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Thomas Hobbes

"Hobbes" redirects here. For other people called Hobbes, see Hobbes (disambiguation).
For the Dean of Exeter, see Thomas Hobbes (priest). For those of a similar name, see Thomas Hobbs.
Thomas Hobbes
Thomas Hobbes (portrait).jpg
Born (1588-04-05)5 April 1588
Westport near Malmesbury, Wiltshire, England
Died 4 December 1679(1679-12-04) (aged 91)
Derbyshire, England
Era 17th-century philosophy
(Modern Philosophy)
Region Western Philosophers
School Social contract, classical realism, empiricism, materialism, ethical egoism
Main interests Political philosophy, history, ethics, geometry
Notable ideas Modern founder of the social contract tradition; life in the state of nature is "solitary, poor, nasty, brutish and short"
Influences
Influenced

Thomas Hobbes of Malmesbury (/hɒbz/; 5 April 1588 – 4 December 1679), in some older texts Thomas Hobbs of Malmsbury,[1] was an English philosopher, best known today for his work on political philosophy. His 1651 book Leviathan established social contract theory, the foundation of most later Western political philosophy.[2]

Though on rational grounds a champion of absolutism for the sovereign, Hobbes also developed some of the fundamentals of European liberal thought: the right of the individual; the natural equality of all men; the artificial character of the political order (which led to the later distinction between civil society and the state); the view that all legitimate political power must be "representative" and based on the consent of the people; and a liberal interpretation of law which leaves people free to do whatever the law does not explicitly forbid.[3]

He was one of the founders of modern political philosophy and political science.[4][5] His understanding of humans as being matter and motion, obeying the same physical laws as other matter and motion, remains influential; and his account of human nature as self-interested cooperation, and of political communities as being based upon a "social contract" remains one of the major topics of political philosophy.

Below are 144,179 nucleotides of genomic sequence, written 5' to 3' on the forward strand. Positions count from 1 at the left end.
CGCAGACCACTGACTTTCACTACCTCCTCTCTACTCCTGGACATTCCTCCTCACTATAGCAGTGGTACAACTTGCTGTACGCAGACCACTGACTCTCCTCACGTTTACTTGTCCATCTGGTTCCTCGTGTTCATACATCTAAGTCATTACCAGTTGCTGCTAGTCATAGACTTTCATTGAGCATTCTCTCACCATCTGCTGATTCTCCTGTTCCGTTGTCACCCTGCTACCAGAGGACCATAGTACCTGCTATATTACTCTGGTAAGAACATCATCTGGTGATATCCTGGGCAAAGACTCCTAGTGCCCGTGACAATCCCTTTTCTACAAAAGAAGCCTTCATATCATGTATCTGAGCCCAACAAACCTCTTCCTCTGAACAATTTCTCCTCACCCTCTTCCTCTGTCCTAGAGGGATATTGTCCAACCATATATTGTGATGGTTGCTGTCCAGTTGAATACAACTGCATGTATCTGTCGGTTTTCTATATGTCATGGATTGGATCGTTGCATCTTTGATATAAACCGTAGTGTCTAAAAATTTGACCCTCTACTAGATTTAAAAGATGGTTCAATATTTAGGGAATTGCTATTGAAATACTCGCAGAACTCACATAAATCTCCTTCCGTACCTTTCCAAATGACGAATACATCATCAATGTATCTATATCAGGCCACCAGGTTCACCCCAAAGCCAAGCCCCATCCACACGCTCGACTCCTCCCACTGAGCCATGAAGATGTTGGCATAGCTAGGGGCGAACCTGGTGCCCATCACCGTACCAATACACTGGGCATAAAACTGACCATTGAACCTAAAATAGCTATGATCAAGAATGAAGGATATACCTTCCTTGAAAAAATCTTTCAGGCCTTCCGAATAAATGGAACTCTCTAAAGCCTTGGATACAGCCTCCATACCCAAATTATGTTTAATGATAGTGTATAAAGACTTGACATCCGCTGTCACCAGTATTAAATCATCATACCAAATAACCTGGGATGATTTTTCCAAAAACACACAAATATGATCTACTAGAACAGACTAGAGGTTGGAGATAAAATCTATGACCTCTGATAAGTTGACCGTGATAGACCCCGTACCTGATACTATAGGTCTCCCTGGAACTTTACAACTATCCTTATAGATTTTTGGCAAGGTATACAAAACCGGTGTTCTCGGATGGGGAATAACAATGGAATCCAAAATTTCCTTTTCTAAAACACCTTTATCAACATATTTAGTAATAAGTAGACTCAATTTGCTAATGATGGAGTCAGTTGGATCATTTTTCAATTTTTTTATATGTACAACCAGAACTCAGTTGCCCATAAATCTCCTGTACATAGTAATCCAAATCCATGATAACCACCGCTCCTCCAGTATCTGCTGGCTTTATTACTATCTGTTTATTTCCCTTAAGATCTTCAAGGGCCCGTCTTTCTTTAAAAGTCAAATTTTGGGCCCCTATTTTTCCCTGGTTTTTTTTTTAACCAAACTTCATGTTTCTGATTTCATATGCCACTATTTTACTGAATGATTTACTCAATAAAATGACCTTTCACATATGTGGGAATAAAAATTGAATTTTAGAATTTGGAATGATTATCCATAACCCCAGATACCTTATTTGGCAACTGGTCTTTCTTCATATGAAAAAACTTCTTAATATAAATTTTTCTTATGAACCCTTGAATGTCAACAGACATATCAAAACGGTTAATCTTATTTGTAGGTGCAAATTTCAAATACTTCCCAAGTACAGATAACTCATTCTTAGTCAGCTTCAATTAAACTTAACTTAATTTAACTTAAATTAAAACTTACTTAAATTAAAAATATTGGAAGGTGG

In addition to political philosophy, Hobbes also contributed to a diverse array of other fields, including history, geometry, the physics of gases, theology, ethics, and general philosophy.

Early life and educationEdit

Thomas Hobbes was born at Westport, now part of Malmesbury in Wiltshire, England, on 5 April 1588.[6] Born prematurely when his mother heard of the coming invasion of the Spanish Armada, Hobbes later reported that "my mother gave birth to twins: myself and fear."[6] His childhood is almost a complete blank, and his mother's name is unknown.[7] His father, also named Thomas, was the vicar of Charlton and Westport. Thomas Hobbes Sr. had an older brother, Francis Hobbes, who was a wealthy merchant with no family of his own. Thomas Hobbes, the younger, had one brother Edmund who was about two years older than he. Thomas Sr. abandoned his wife, two sons and a daughter, leaving them in the care of his brother, Francis, when he was forced to flee to London after being involved in a fight with a clergyman outside his own church. Hobbes was educated at Westport church from the age of four, passed to the Malmesbury school and then to a private school kept by a young man named Robert Latimer, a graduate of the University of Oxford. Hobbes was a good pupil, and around 1603 he went up to Magdalen Hall, which is most closely related to Hertford College, Oxford.[8][9][10][11] The principal John Wilkinson was a Puritan, and he had some influence on Hobbes.

At university, Hobbes appears to have followed his own curriculum; he was "little attracted by the scholastic learning". He did not complete his B.A. degree until 1608, but he was recommended by Sir James Hussey, his master at Magdalen, as tutor to William, the son of William Cavendish, Baron of Hardwick (and later Earl of Devonshire), and began a lifelong connection with that family.[12]